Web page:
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On Genetics and Eugenics

“We can terminate for serious foetal abnormality up to term but cannot kill a newborn. What do people think has happened in the passage down the birth canal to make it okay to kill the foetus at one end of the birth canal but not at the other?” --John Harris, a member of the United Kingdom’s Human Genetics Commission and professor of bioethics at Manchester University on the euthanizing of disabled infants

"With new technology, there are fears that we may be heading towards a future where only the poor are fat or bald, that we are heading towards creating a genetic underclass and genetic overclass." --David Magnus, Stanford University bioethicist 

"The people of our time sensitized by the terrible vicissitudes that have covered the 20th century and the very beginning of this one in mourning, are able to understand that man's dignity is not identified with his DNA genes and that it does not diminish with the eventual presence of physical differences or genetic defects."  -- Pope Benedict XVI 


"Until now, the stem-cell pioneers and gene-therapy proponents have been extraordinarily successful in ignoring all links between their research and the early 20th century pursuit of eugenics. If you want to split hairs, you could say that the quest then was to improve the human race, whereas now it is to improve each individual, one by one. But the implications are surely the same: the exclusion, demonising or destruction of those who do not, or cannot be made to, fit."       --Mary Dejevskycolumnist for The Independent

"These [pre-implantation genetic diagnosis] procedures are eugenic in nature; destruction masked as virtuous science. Certain questions should never be put before a civilised society, let alone turned into practice. We are looking at issues which go to the heart of our attitudes to disability, and the offensive message that is sent in this instance is that the disabled or sick are better off not being born."  -- Comment on Reproductive Ethics, www.corethics.org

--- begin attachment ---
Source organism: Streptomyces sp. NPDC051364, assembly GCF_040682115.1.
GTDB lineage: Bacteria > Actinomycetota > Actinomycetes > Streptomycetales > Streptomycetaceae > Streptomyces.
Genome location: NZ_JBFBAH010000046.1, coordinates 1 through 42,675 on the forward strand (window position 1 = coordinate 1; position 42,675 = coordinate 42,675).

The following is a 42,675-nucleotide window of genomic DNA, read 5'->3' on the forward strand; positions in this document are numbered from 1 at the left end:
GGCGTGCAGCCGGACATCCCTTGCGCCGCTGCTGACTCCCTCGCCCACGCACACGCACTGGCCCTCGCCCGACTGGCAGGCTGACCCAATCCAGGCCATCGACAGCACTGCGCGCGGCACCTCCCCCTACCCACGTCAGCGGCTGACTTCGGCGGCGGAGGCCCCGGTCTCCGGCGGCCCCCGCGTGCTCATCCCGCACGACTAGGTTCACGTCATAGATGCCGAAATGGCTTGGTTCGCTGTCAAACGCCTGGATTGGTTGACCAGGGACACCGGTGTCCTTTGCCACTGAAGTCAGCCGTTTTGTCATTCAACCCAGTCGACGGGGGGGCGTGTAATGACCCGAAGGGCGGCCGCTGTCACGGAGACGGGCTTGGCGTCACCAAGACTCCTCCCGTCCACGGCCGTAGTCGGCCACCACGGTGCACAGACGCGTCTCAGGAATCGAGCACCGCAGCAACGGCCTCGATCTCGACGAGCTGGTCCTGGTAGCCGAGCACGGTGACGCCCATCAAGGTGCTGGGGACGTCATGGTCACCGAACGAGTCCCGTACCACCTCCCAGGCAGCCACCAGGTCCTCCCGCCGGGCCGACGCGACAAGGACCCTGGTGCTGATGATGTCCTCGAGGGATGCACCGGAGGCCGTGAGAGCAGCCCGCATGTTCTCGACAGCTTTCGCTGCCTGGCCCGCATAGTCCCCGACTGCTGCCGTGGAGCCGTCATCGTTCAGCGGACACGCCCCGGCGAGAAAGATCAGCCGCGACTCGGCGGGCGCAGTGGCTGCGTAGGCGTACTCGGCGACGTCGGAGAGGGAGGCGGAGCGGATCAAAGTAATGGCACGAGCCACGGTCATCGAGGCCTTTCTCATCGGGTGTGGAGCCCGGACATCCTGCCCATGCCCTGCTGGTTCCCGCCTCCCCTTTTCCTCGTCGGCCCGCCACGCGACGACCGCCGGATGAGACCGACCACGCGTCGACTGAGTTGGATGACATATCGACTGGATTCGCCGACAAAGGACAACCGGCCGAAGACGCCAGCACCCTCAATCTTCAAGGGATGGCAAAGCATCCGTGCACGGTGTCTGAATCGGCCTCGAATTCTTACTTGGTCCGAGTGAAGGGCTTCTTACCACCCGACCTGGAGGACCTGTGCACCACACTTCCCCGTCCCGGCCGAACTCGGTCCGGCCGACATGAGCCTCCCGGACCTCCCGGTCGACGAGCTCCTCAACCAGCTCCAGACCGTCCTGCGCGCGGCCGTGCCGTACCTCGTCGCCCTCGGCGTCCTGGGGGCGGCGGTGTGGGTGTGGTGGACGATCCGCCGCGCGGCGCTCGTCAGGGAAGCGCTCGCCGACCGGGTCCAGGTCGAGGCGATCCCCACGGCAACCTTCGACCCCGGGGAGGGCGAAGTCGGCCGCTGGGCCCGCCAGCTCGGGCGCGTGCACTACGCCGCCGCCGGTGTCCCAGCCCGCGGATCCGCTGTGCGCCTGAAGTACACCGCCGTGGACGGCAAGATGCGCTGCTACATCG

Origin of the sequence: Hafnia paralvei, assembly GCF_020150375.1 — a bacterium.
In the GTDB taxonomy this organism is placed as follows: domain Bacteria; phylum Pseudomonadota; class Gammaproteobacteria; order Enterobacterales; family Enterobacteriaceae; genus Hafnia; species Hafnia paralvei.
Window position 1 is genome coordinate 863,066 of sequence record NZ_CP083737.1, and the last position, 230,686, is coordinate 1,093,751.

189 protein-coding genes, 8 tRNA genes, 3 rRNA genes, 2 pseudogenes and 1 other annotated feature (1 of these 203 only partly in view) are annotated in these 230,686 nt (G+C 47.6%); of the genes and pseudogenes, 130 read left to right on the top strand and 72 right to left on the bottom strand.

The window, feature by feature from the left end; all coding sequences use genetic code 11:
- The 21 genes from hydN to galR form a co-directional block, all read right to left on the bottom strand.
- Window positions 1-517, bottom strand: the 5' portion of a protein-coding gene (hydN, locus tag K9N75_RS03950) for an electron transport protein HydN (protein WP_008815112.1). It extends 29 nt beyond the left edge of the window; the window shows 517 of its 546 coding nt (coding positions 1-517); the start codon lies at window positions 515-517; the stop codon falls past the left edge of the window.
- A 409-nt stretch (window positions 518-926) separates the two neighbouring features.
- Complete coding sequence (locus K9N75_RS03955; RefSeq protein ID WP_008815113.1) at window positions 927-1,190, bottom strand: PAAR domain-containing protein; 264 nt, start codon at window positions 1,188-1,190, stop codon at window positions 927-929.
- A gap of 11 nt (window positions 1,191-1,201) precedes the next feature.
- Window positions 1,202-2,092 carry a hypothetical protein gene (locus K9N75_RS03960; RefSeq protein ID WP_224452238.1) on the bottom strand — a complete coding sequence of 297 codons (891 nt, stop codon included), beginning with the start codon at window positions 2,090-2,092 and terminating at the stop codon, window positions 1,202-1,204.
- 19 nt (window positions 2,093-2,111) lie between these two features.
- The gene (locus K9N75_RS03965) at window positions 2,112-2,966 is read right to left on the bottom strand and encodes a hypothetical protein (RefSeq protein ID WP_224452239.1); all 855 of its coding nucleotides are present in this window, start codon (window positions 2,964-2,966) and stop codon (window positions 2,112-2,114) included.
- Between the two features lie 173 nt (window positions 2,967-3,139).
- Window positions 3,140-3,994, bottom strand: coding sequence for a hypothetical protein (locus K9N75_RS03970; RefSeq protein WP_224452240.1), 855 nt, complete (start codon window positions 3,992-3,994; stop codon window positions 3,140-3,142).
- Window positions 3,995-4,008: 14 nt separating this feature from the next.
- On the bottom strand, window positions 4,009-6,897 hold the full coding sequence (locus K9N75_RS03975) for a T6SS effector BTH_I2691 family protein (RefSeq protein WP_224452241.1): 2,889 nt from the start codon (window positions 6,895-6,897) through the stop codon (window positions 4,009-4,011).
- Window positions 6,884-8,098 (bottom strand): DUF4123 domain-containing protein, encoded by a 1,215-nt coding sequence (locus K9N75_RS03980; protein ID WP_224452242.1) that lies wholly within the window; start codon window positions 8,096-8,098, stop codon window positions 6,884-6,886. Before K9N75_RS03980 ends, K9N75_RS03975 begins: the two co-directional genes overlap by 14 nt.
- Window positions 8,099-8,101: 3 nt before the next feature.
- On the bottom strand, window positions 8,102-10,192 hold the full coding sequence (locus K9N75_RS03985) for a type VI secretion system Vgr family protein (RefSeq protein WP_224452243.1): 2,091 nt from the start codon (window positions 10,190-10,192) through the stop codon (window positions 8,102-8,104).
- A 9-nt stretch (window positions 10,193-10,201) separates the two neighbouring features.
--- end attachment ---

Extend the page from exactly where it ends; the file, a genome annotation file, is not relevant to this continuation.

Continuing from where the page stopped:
"When I gave a speech at Emory Law School in Atlanta, students came up to me afterward and said that, with genetic testing readily available, women shouldn't be allowed to have children with disabilities, since it raises people's insurance rates."  --Lori B. Andrews, reproductive rights lawyer

"All people have the right to have been conceived, gestated, and born without genetic manipulation."  --Genetic Bill of Rights, Council for Responsible Genetics

"We are entering a world where we have to consider the quality of our children."  --Robert Edwards, IVF pioneer and cloning advocate

"When cloning is safe, creation of children will not be a mystery but a choice, not only if and when, but what kind."  --Gregory Pence, Ph.D., bioethicist and cloning advocate

"A woman I know was told by her obstetrician that her fetus had Down syndrome.  The doctor ordered her to abort, she refused....  Another woman was similarly coerced.  Her doctor told her that her baby would be more like a fish than a human and would only be as smart as a baboon"  --Lori B. Andrews, reproductive rights lawyer

"The feeble-minded person is not desirable, he is a social encumbrance, often a burden to himself.  In short it were better for him and for society had he never been born.  Should we not then, in our attempt to improve the race, begin by preventing the birth of more feeble-minded?"  --H.H. Goddard, early 20th Century eugenics activist

"Margery Shaw, a doctor and lawyer, wrote in the Journal of Legal Medicine that women who carry a genetic defect such as Tay-Sachs and who go forward with a pregnancy of an affected fetus should be prosecuted as criminals."  --Lori B. Andrews, reproductive rights lawyer

"Eventually there will be discrimination against those who look 'different' because their genes were not altered.  The abscence of ethical restraints means crooked noses and teeth, acne or baldness will become the mark of Cain a century from now."  --Michael Langan, vice president, National Organization for Rare Disorders